During the Second World War, the Allied Forces utilized Indigenous language speakers to transmit coded messages that could not be broken.

 The contributions of Charles “Checker” Tomkins are revealed in this insightful look into how the Cree language was used as a vital secret weapon in combat.

Digging deep into the United States archives, the film depicts the true story of Tomkins’ involvement with the US Air Force and the development of the code talkers communication system as the Cree language was used as a vital secret weapon in combat.

Tomkins was one of five Cree code talkers from northern Alberta, although he had shared about his work before he died in 2002 as the last survivor.

Several of Tomkins’ relatives and other local people were interviewed as the documenters visited the Grouard area in summer 2014.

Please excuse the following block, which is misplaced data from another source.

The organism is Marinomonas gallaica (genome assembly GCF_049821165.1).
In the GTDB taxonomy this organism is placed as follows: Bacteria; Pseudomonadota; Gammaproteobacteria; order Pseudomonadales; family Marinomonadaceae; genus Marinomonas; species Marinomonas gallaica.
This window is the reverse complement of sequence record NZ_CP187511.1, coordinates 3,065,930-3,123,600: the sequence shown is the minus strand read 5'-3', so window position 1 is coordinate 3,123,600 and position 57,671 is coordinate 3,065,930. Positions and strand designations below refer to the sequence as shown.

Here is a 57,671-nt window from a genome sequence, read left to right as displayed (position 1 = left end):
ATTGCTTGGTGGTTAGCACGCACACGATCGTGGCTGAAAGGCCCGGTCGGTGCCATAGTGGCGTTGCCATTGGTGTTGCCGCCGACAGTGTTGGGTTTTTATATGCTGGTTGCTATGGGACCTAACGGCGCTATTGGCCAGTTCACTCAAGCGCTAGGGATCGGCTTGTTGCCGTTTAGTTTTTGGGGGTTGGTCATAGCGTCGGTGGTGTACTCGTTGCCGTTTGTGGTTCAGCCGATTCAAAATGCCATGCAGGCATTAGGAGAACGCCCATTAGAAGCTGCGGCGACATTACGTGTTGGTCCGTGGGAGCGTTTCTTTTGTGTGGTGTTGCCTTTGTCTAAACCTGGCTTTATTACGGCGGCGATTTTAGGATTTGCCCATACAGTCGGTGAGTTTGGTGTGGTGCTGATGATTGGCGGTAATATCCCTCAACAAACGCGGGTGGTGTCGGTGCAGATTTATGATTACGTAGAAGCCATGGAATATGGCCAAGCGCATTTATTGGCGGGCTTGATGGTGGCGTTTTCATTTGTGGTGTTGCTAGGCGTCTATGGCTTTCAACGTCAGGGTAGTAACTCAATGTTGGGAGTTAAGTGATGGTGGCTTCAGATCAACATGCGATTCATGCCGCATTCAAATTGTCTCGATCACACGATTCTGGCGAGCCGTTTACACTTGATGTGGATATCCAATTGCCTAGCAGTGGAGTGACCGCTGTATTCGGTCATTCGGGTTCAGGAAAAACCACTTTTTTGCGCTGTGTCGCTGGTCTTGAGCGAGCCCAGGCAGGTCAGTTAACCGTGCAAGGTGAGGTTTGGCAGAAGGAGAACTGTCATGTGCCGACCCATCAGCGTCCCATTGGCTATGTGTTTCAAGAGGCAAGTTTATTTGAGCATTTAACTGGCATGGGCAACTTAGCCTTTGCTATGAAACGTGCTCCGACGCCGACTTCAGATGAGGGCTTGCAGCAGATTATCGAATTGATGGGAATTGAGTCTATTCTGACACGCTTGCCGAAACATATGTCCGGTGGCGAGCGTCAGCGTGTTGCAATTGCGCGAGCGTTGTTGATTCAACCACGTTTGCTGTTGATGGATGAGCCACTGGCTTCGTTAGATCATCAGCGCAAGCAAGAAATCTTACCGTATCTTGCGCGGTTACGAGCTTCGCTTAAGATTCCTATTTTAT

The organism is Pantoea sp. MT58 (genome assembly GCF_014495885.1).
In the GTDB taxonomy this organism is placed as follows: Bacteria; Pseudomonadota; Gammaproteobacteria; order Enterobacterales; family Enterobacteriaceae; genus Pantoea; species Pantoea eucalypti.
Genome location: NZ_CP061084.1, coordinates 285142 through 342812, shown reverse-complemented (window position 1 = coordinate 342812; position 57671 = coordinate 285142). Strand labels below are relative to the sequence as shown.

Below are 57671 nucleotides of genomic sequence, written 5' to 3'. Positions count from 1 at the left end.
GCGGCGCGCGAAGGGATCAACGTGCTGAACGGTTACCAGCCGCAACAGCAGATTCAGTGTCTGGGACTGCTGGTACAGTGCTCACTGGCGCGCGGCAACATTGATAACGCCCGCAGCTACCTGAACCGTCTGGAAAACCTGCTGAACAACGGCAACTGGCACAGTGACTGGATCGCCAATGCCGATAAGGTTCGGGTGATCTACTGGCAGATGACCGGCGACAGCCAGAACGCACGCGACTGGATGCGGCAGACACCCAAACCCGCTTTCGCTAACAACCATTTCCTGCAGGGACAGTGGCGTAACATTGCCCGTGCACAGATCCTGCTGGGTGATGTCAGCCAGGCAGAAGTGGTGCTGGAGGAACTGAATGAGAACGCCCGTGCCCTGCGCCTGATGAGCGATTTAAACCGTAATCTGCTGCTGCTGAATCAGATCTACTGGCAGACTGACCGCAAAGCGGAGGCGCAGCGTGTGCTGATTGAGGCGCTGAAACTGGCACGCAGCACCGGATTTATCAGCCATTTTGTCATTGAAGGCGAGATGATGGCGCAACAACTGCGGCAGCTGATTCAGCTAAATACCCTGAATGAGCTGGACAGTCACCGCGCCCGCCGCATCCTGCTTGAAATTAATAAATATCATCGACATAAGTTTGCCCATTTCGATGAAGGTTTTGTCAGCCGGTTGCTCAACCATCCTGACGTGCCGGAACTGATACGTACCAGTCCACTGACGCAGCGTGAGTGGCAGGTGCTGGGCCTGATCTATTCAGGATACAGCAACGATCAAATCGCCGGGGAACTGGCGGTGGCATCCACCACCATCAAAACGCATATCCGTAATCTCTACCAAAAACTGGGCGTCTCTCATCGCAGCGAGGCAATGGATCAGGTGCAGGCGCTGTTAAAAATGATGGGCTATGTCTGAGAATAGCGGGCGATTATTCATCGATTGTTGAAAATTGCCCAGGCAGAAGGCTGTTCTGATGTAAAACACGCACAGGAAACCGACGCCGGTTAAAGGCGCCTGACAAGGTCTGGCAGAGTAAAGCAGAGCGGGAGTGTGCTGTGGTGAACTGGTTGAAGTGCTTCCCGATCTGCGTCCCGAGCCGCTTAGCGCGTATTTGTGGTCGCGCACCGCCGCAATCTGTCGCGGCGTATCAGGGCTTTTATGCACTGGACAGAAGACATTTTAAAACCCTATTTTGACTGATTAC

“The goal of the project is to honour Charles (Checker) Tomkins and the other Aboriginal veterans who went unrecognized for their entire lifetime for their heroic war effort,” Lazarowich says.

“Unfortunately there are none left living, but we hope this film will shed light on the unique work these men did, their sacrifice and to make sure that they will not be forgotten.”

“It’s an opportunity to honour the contributions of Aboriginal veterans in Second World War efforts and how instrumental Cree code talkers were in winning the war,” says Jessica Richardson, teacher of Aboriginal studies at St. Andrew’s.


Responses to "Cree code talker to be remembered in award winning short movie"

  1. rose cree says:

    I think it's great! A lot of native heroes go unmentioned, unrecognized, they are the true superheroes :)

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